The ‘Provoke and React’ Dance is a perfect example. Someone posts something provocative in order to cause a stir and annoy people. Rather than ignoring it, people react and give the provocateur what they were after.

It is natural to want to cut people down and retaliate. Giving as good as we get. But when dealing with a narcissist, we are giving them what they want. They act out of a particular fear: ‘I am nothing’. By reacting, being outraged, and engaging directly with their words/actions, we are communicating, ‘you matter’. Regardless of whether or not it says, “I like or dislike what you said”.

Not only do we feed the narcissist and give them what they want. But they also pull us down to their level. And that can feel like a grim place to hangout. We may end up saying and doing things that surprise us. This might not feel great in the long run or reflect the kind of character we want to be. By reacting we reenact the very thing we originally found distasteful, provocative, or offensive.

We need to find a better way to respond to our obsession with narcissists. The future state of the world, as well as our own personal health and wellbeing requires it.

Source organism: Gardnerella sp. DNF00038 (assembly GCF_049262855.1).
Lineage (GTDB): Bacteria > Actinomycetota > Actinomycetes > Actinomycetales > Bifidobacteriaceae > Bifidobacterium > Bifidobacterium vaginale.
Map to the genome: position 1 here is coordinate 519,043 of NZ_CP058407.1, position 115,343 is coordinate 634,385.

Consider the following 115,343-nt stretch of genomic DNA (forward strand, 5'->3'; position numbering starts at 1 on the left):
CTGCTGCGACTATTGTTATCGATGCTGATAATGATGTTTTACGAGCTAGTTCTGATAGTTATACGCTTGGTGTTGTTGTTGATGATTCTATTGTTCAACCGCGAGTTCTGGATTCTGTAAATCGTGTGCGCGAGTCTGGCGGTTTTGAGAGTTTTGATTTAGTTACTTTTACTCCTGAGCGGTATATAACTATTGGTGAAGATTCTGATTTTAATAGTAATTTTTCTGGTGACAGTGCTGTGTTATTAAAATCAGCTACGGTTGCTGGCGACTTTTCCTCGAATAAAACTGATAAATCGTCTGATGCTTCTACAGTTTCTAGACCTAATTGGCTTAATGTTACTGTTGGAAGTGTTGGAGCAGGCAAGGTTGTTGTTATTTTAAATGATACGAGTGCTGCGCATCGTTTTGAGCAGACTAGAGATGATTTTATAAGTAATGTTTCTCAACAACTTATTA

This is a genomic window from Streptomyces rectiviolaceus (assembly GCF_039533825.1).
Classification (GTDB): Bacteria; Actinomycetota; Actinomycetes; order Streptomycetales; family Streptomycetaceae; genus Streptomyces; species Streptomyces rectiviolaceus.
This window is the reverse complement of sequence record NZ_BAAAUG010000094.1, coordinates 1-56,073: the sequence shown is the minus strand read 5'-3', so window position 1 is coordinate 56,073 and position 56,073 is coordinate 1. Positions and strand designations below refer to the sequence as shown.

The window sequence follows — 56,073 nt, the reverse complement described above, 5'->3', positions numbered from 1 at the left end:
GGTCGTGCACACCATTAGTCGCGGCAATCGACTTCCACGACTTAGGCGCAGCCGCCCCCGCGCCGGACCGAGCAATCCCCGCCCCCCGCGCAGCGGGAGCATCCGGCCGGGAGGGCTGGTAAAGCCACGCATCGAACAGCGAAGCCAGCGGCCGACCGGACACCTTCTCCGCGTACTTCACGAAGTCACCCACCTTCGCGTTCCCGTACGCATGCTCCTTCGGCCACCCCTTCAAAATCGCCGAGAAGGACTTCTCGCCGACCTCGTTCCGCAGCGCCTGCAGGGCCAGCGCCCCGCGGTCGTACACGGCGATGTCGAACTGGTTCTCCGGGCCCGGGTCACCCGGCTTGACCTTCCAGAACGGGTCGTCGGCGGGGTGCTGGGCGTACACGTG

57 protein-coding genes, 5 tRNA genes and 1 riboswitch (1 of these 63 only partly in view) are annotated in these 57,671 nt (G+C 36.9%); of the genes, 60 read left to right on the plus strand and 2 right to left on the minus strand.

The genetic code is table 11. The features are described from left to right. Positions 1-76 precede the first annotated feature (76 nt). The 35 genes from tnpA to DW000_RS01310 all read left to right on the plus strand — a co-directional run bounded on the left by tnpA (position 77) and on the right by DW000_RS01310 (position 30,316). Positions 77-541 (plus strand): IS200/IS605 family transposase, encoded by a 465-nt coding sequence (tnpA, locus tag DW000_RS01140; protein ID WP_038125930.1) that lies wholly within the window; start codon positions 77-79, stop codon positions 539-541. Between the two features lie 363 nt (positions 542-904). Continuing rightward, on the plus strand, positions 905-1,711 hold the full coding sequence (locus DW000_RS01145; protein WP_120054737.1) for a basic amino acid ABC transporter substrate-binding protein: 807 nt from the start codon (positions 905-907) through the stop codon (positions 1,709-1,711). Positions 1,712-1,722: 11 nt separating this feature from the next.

The Fragile Bully in the Age of Trump

Laurie Helgoe joins me in this week’s Gentle Rebel Podcast.

As well as being a wonderful human being, Laurie is an author, educator, and clinical psychologist with a special interest in the interactions between personality and culture. She is the author of Introvert Power: Why Your Inner Life is Your Hidden Strength, which remains one of my top ‘go-to’ books on the topic of introversion. In the show I refer to it as ‘Quiet Power’. Whoops. That’s not what it’s called. Brain fart! It’s definitely Introvert Power!

She has also written, Fragile Bully: Understanding Our Destructive Affair With Narcissism in the Age of Trump. Another fantastic book bringing personality and culture together, with a deep dive into what drives our fascination with ourselves, and with those who can’t get enough of themselves, in today’s world.

“Even before Donald Trump entered America’s highest office, an international survey revealed that narcissism is part of the assumed “national character” of Americans. While only a small number actually meet the criteria for Narcissistic Personality Disorder, those exploitive few have a way of gaining centre stage in our culture.”

The book is full of great tips for living with narcissists. Understanding your own narcissism and maintaining a healthy relationship with it. As well as help with de-weaponising unhealthy narcissists who seem to rampage through different areas of life (bosses, family members, partners etc).

In the interview we discuss:

  • How narcissism is sweeping through our modern world
  • Making sense of relationships we’ve had with destructive narcissists
  • The role of the digital world and social media in spreading destructive forms of narcissism around the globe at a rapid pace
  • Links between sensitivity and narcissism
  • The problem with labelling people as a narcissist without a qualified diagnosis
  • And much more…